Virginia’s Highest Peak Officially Dedicated to MIT Founder

by Amy Marcott on June 23, 2011 · 1 comment

in Alumni Life

MIT’s sesquicentennial touched off celebrations around the world, and Mouth of Wilson, Virginia was no exception. There, members of the MIT Club of the Blue Ridge gathered to officially dedicate Virginia’s highest peak to MIT founder William Barton Rogers. In addition to installing commemorative signage, club members celebrated a gubernatorial proclamation declaring June 11, 2011 to be William Barton Rogers Day.

Dedication Ceremony

Present during the dedication ceremony were some two dozen alumni and guests, including Club President Roger O’Dell ’68, Vice President Bob Summers MBA ’07, Jim Bier PhD ’71, and John Krout ’75, each of whom was instrumental in organizing the event. At the trailhead, Summers read portions of the governor’s proclamation, which acknowledged Rogers’s tenure at the College of William and Mary and the University of Virginia, as well as his appointment to be the first state geologist in 1835. The proclamation concluded:

William Barton Rogers used his novel educational theories to found a world-class institute of learning…that is unique in its far-reaching impact and success, and this year MIT celebrates the 150th anniversary of its founding… The highest peak in Virginia is named Mt. Rogers, a testament to the enduring vision of William Barton Rogers. Now, therefore I do hereby recognize June 11, 2011 as William Barton Rogers Day.

Members also heard a message from Virginia State Geologist David Spears, and Doug Ogle, a retired college teacher and writer, spoke about the legacy of William Barton Rogers–and his wife, Emma Savage Rogers–in the fields of geology, natural science, and higher education.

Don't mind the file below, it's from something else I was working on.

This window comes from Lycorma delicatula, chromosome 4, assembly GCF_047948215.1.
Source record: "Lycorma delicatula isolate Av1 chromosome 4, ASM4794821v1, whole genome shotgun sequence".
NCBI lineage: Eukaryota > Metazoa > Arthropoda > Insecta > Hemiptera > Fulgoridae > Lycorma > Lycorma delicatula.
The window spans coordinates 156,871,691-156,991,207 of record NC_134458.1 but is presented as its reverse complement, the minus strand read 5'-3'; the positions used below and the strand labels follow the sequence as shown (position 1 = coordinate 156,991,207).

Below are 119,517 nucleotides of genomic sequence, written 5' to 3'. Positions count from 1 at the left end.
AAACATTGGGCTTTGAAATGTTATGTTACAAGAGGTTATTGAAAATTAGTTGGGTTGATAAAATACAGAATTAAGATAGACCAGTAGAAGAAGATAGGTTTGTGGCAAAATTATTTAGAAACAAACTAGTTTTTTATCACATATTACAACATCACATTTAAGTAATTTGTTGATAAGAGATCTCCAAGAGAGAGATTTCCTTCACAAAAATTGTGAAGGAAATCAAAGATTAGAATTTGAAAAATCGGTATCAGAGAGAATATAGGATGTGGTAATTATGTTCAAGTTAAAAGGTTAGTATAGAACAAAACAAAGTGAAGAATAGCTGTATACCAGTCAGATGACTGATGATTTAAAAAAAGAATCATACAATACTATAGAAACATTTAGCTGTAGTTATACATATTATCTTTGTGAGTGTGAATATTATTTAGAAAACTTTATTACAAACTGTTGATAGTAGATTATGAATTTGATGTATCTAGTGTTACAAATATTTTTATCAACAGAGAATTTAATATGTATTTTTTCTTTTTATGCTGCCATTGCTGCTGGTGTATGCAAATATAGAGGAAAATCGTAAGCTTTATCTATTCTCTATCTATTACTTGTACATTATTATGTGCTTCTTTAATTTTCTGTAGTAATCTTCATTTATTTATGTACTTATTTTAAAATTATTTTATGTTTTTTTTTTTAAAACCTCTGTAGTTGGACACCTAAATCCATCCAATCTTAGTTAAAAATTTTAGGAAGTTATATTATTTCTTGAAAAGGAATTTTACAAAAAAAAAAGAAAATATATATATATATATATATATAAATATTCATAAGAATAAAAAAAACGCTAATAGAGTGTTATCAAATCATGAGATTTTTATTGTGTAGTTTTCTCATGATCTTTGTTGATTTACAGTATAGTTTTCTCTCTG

Barbecue and Hike

Following the ceremony, the club headed to a nearby picnic shelter for a barbecue. Talk ranged from former living groups–evidently several in attendance were proud Senior House alumni–to recent hiking trips and family histories. An oversized cutout of William Barton Rogers was propped up near the shelter along with informational brochures about him (written by Krout) and a framed copy of the governor’s proclamation. Later, some alumni and guests went for a walk to Rhododendron Gap, which was particularly stunning due to visits by the (somewhat) wild local ponies and the vibrancy of the rhododendron blooms at the peak of their season. On Sunday, several adventurous alumni hiked to the top of Mt. Rogers.

More about the Mountain

Mt. Rogers was formed by volcanos that were active about 760 million years ago during Late Proterozoic time. Evidence of the ancient volcanic activity is detectable in the mountain’s predominantly light-colored, fine-grained, high-silica rhyolite rocks. The 5,729-foot mountain also shows evidence of glaciers and glacial lakes. Diamictite, for example, is one particular rock that forms when mud and pebbles are dragged along the underside of a glacier; rhythmite forms from fine sediments deposited on a lake bottom. Since 1975, the mountain has been home to grazing wild ponies and the northernmost example of high-altitude southern spruce-fir forest.


Special thanks to the MIT Club of the Blue Ridge for bringing together alumni and guests to celebrate MIT’s sesquicentennial and honor the great contributions of founder William Barton Rogers.

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